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Old 02-14-2008, 01:42 PM
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Default Why fibreglass?

Greetings all from sunny (er... not) England.

I notice that some rod makers are producing very expensive fibreglass fly rods. Now I completely understand and adore the bamboo rods, and I understand the benefits of a good carbon rod. I'm not so sure of boron (Winston!) over carbon but I'm willing to accept there may be benefits. Over here boron and kevlar did have a flurry of being used in high-end fishing rods but over the years it's died away to be replaced by higher and higher quality carbon.

What I don't understand so much is fibreglass. Pre-carbon of course fibreglass was king, but these days I can't see how it can be anywhere near worth the cost being asked of them. Diamondback for example do one at $300. That's not small money.

Any comments?
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Old 02-14-2008, 03:52 PM
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Default Re: Why fibreglass?

I think the allure of fiberglass is that it is tougher, smoother, and different.

I see alot of similarity between the resurgence of fiberglass fly rods and steel framed bikes. (dominant frame material for high-end bikes has more recently been carbon as well, and aluminum prior to that) Carbon (aka graphite) is indisputably the best material if you want to build as light a bike/rod as possible for a given strength need. But steel/fiberglass offers a different feel that some people prefer over the lightest thing out there.

Do not confuse this as an endorsement of steel fly rods, I wouldn't wish those on anybody.
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Old 02-14-2008, 04:32 PM
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Default Re: Why fibreglass?

Like bamboo there is GLASS that is worthy and there is JUNK. Not as much as with bamboo. The old Bamboo were pennies back them and are not worth much more now. It is a Taper thing with both. Parabolic and quick tapers.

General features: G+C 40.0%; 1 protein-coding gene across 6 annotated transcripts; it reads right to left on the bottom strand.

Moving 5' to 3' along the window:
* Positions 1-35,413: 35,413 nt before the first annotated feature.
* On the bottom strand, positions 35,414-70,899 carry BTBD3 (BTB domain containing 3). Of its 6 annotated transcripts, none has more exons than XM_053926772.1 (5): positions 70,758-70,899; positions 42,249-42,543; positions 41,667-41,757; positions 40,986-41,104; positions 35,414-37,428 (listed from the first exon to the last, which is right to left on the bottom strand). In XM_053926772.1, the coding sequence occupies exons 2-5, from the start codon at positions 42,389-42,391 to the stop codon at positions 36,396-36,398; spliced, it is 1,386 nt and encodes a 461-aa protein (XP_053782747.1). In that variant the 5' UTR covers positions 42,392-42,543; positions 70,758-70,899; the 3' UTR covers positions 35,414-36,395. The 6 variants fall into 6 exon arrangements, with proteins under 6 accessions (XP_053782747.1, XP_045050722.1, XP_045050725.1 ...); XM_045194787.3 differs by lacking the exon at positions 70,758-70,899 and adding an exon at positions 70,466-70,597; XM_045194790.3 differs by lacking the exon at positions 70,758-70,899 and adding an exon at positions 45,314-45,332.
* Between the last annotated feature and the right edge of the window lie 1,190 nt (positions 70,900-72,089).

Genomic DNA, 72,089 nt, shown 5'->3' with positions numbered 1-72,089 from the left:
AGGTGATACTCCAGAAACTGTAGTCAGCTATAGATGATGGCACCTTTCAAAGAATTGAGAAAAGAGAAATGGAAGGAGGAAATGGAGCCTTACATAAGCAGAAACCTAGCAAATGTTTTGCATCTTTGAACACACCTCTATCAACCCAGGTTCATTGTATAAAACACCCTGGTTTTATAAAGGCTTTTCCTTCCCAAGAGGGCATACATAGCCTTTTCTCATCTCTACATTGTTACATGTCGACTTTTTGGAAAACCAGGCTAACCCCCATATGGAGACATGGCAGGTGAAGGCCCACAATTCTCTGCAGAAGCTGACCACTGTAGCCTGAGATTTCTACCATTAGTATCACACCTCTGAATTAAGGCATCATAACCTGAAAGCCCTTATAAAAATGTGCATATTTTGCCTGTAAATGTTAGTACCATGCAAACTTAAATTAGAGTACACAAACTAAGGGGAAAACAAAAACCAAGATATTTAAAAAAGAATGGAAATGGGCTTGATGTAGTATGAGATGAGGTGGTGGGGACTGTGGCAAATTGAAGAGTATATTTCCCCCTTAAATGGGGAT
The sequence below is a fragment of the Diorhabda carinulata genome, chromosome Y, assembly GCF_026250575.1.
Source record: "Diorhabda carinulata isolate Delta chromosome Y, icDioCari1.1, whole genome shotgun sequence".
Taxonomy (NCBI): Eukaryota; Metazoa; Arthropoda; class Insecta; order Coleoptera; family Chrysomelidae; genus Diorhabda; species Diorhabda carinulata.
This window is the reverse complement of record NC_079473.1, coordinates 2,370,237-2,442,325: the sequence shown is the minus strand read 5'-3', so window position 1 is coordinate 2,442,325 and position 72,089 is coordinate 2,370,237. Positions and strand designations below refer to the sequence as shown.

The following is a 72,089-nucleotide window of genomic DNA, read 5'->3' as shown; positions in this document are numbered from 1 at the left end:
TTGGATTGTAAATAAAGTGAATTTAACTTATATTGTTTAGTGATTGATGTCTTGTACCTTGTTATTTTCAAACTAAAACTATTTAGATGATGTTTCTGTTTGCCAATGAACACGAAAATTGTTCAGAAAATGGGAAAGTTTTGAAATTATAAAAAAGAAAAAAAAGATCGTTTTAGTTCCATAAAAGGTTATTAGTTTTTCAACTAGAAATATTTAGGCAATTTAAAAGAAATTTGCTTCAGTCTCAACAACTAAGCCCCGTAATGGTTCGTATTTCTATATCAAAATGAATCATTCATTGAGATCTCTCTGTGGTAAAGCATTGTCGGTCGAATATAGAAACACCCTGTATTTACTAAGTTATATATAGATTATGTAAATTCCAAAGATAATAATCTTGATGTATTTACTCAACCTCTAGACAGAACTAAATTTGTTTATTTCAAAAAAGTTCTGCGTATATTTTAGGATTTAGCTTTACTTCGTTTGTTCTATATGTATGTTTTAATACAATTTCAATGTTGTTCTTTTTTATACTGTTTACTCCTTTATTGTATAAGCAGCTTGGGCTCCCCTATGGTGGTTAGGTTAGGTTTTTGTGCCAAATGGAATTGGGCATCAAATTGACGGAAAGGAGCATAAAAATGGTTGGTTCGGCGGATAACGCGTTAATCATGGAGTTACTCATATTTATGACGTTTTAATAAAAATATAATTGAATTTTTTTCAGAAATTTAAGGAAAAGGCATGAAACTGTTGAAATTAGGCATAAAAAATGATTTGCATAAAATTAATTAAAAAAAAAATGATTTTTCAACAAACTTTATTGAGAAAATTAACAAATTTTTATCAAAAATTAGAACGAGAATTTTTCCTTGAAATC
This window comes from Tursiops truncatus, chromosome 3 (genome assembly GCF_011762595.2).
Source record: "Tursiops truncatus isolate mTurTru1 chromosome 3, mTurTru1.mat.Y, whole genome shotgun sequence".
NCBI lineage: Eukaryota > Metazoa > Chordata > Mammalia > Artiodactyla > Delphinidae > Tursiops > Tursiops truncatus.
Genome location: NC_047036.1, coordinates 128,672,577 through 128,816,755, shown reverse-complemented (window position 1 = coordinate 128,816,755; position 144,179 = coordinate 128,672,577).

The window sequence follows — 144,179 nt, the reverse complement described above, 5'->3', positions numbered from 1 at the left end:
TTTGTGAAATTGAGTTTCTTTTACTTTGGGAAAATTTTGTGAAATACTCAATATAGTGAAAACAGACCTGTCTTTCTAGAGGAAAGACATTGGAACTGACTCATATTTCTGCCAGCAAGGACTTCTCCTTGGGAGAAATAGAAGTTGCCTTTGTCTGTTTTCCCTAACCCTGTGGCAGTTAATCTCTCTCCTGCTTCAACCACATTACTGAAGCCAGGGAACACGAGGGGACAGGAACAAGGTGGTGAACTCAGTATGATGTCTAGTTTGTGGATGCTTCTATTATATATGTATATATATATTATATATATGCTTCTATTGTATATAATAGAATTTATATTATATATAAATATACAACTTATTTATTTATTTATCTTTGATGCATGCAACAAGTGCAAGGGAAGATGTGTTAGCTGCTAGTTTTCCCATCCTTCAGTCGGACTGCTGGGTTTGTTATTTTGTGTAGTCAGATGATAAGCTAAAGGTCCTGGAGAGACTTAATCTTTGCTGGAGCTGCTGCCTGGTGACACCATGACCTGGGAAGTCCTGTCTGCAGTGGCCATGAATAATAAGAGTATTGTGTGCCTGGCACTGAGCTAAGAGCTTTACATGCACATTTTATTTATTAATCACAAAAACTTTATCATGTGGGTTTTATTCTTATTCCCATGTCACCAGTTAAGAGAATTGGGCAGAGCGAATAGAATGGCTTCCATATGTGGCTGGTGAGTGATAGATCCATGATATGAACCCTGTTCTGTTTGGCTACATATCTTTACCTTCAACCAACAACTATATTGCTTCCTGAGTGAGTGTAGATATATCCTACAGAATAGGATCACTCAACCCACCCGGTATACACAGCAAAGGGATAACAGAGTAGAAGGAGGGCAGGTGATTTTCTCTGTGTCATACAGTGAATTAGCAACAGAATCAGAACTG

Glass is nothing like graphite and close to bamboo. It is lighter. For a good bamboo you are looking at around $800. and a year if you are lucky.
Glass is cheaper and already there no wait, plus that bamboo smoothness.
There are some very nice upper end glass by Steffen Bros. and Mike McFarland and then there is the less expensive Lamiglass.

I personally have two 7' 4wt bamboos and a 7' 4wt Lamiglass. All are relatively close in casting, but I would rather take the glass out in the cold than the boo. I do know wood is one of the strongest materials, but I worry splitting.
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Old 02-14-2008, 05:15 PM
 
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Default Re: Why fibreglass?

They are great small stream rods for two reasons. 1) You feel every surge of that 8" brookie as your fighting him 2) It is almost impossible (with the right line) to get a fly to land hard with a glass rod. They excel at quite presentations that are close in. They also protect tippets great, as the material has more elasticity then graphite.

They are not good at long casts into the wind, lifting heavy weighted flies or sinking heads and for the most part they have very little reserve power. Both graphite and glass have more reserve power with the right tapers. I have a Diamondback Diamondglass 7' 4 weight and a Hardy Perfection 6'6" 3 weight. They are both a blast for brookies, and they've been known to tame a decent brown or two. It's really quite enjoyable some days to slow down your casting stroke, land the fly like your dropping a feather, and fool a nice native brookie.
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Old 02-14-2008, 10:00 PM
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Question Re: Why fibreglass?

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Originally Posted by Joni View Post
Like bamboo there is GLASS that is worthy and there is JUNK.